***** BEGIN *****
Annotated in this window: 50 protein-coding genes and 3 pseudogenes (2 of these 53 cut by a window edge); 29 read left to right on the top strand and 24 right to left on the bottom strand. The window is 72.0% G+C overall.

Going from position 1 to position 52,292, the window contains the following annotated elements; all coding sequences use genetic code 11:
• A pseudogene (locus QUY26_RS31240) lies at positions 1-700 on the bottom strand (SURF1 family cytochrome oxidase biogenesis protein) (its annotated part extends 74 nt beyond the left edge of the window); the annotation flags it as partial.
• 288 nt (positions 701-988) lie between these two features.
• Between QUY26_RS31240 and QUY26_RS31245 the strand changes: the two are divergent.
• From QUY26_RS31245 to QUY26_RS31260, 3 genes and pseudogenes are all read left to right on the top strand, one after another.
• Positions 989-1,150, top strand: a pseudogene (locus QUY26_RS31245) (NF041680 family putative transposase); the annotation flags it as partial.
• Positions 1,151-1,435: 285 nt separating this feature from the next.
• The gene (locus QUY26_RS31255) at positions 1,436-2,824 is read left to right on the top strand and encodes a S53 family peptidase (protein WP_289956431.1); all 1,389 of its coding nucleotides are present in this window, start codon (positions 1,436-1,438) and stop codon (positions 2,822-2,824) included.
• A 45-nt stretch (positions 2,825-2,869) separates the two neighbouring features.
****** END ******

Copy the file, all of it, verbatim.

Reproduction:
Annotated in this window: 50 protein-coding genes and 3 pseudogenes (2 of these 53 cut by a window edge); 29 read left to right on the top strand and 24 right to left on the bottom strand. The window is 72.0% G+C overall.

Going from position 1 to position 52,292, the window contains the following annotated elements; all coding sequences use genetic code 11:
• A pseudogene (locus QUY26_RS31240) lies at positions 1-700 on the bottom strand (SURF1 family cytochrome oxidase biogenesis protein) (its annotated part extends 74 nt beyond the left edge of the window); the annotation flags it as partial.
• 288 nt (positions 701-988) lie between these two features.
• Between QUY26_RS31240 and QUY26_RS31245 the strand changes: the two are divergent.
• From QUY26_RS31245 to QUY26_RS31260, 3 genes and pseudogenes are all read left to right on the top strand, one after another.
• Positions 989-1,150, top strand: a pseudogene (locus QUY26_RS31245) (NF041680 family putative transposase); the annotation flags it as partial.
• Positions 1,151-1,435: 285 nt separating this feature from the next.
• The gene (locus QUY26_RS31255) at positions 1,436-2,824 is read left to right on the top strand and encodes a S53 family peptidase (protein WP_289956431.1); all 1,389 of its coding nucleotides are present in this window, start codon (positions 1,436-1,438) and stop codon (positions 2,822-2,824) included.
• A 45-nt stretch (positions 2,825-2,869) separates the two neighbouring features.